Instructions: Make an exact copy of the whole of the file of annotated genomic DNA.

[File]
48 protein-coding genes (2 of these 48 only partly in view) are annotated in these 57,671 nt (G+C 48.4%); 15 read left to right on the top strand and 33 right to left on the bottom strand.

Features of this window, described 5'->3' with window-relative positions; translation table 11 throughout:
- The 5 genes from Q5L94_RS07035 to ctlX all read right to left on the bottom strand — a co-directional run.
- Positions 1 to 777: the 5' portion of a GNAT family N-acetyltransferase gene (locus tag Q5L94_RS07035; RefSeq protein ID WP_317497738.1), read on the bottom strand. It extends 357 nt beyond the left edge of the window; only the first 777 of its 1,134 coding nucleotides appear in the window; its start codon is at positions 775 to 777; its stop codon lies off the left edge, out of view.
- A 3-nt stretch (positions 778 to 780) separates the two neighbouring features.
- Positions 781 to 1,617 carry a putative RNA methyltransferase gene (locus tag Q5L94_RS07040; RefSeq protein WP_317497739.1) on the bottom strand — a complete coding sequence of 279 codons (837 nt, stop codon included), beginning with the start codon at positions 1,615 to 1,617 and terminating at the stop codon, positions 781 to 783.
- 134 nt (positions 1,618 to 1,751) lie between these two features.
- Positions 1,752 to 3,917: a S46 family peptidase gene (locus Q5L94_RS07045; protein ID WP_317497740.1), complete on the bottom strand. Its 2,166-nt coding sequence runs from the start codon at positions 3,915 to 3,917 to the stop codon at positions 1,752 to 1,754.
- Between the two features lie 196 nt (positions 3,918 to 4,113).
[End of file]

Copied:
48 protein-coding genes (2 of these 48 only partly in view) are annotated in these 57,671 nt (G+C 48.4%); 15 read left to right on the top strand and 33 right to left on the bottom strand.

Features of this window, described 5'->3' with window-relative positions; translation table 11 throughout:
- The 5 genes from Q5L94_RS07035 to ctlX all read right to left on the bottom strand — a co-directional run.
- Positions 1 to 777: the 5' portion of a GNAT family N-acetyltransferase gene (locus tag Q5L94_RS07035; RefSeq protein ID WP_317497738.1), read on the bottom strand. It extends 357 nt beyond the left edge of the window; only the first 777 of its 1,134 coding nucleotides appear in the window; its start codon is at positions 775 to 777; its stop codon lies off the left edge, out of view.
- A 3-nt stretch (positions 778 to 780) separates the two neighbouring features.
- Positions 781 to 1,617 carry a putative RNA methyltransferase gene (locus tag Q5L94_RS07040; RefSeq protein WP_317497739.1) on the bottom strand — a complete coding sequence of 279 codons (837 nt, stop codon included), beginning with the start codon at positions 1,615 to 1,617 and terminating at the stop codon, positions 781 to 783.
- 134 nt (positions 1,618 to 1,751) lie between these two features.
- Positions 1,752 to 3,917: a S46 family peptidase gene (locus Q5L94_RS07045; protein ID WP_317497740.1), complete on the bottom strand. Its 2,166-nt coding sequence runs from the start codon at positions 3,915 to 3,917 to the stop codon at positions 1,752 to 1,754.
- Between the two features lie 196 nt (positions 3,918 to 4,113).